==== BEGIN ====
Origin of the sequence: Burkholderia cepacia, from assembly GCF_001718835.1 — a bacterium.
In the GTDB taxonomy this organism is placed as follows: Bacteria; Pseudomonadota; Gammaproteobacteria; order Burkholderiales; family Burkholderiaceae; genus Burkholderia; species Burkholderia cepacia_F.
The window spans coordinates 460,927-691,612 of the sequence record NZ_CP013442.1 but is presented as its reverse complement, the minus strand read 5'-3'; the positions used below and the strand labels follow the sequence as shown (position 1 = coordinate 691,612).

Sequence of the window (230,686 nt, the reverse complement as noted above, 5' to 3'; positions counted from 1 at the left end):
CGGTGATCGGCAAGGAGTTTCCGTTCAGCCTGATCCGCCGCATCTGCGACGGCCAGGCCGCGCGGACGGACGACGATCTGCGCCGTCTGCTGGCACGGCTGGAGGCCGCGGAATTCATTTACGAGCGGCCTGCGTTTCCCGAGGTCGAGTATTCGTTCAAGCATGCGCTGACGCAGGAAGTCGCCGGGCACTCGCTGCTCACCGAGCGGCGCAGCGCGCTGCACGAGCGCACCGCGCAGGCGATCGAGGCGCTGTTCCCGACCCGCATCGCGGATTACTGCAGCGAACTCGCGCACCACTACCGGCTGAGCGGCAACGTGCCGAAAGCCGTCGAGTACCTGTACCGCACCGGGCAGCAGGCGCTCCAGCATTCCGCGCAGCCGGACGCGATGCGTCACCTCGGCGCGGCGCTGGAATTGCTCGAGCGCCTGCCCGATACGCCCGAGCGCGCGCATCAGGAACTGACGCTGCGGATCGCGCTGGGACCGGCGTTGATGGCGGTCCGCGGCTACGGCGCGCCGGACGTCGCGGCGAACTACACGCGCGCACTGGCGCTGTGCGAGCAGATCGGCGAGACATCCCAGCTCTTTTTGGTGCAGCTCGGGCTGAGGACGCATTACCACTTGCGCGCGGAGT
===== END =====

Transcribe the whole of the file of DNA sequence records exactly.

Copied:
Origin of the sequence: Burkholderia cepacia, from assembly GCF_001718835.1 — a bacterium.
In the GTDB taxonomy this organism is placed as follows: Bacteria; Pseudomonadota; Gammaproteobacteria; order Burkholderiales; family Burkholderiaceae; genus Burkholderia; species Burkholderia cepacia_F.
The window spans coordinates 460,927-691,612 of the sequence record NZ_CP013442.1 but is presented as its reverse complement, the minus strand read 5'-3'; the positions used below and the strand labels follow the sequence as shown (position 1 = coordinate 691,612).

Sequence of the window (230,686 nt, the reverse complement as noted above, 5' to 3'; positions counted from 1 at the left end):
CGGTGATCGGCAAGGAGTTTCCGTTCAGCCTGATCCGCCGCATCTGCGACGGCCAGGCCGCGCGGACGGACGACGATCTGCGCCGTCTGCTGGCACGGCTGGAGGCCGCGGAATTCATTTACGAGCGGCCTGCGTTTCCCGAGGTCGAGTATTCGTTCAAGCATGCGCTGACGCAGGAAGTCGCCGGGCACTCGCTGCTCACCGAGCGGCGCAGCGCGCTGCACGAGCGCACCGCGCAGGCGATCGAGGCGCTGTTCCCGACCCGCATCGCGGATTACTGCAGCGAACTCGCGCACCACTACCGGCTGAGCGGCAACGTGCCGAAAGCCGTCGAGTACCTGTACCGCACCGGGCAGCAGGCGCTCCAGCATTCCGCGCAGCCGGACGCGATGCGTCACCTCGGCGCGGCGCTGGAATTGCTCGAGCGCCTGCCCGATACGCCCGAGCGCGCGCATCAGGAACTGACGCTGCGGATCGCGCTGGGACCGGCGTTGATGGCGGTCCGCGGCTACGGCGCGCCGGACGTCGCGGCGAACTACACGCGCGCACTGGCGCTGTGCGAGCAGATCGGCGAGACATCCCAGCTCTTTTTGGTGCAGCTCGGGCTGAGGACGCATTACCACTTGCGCGCGGAGT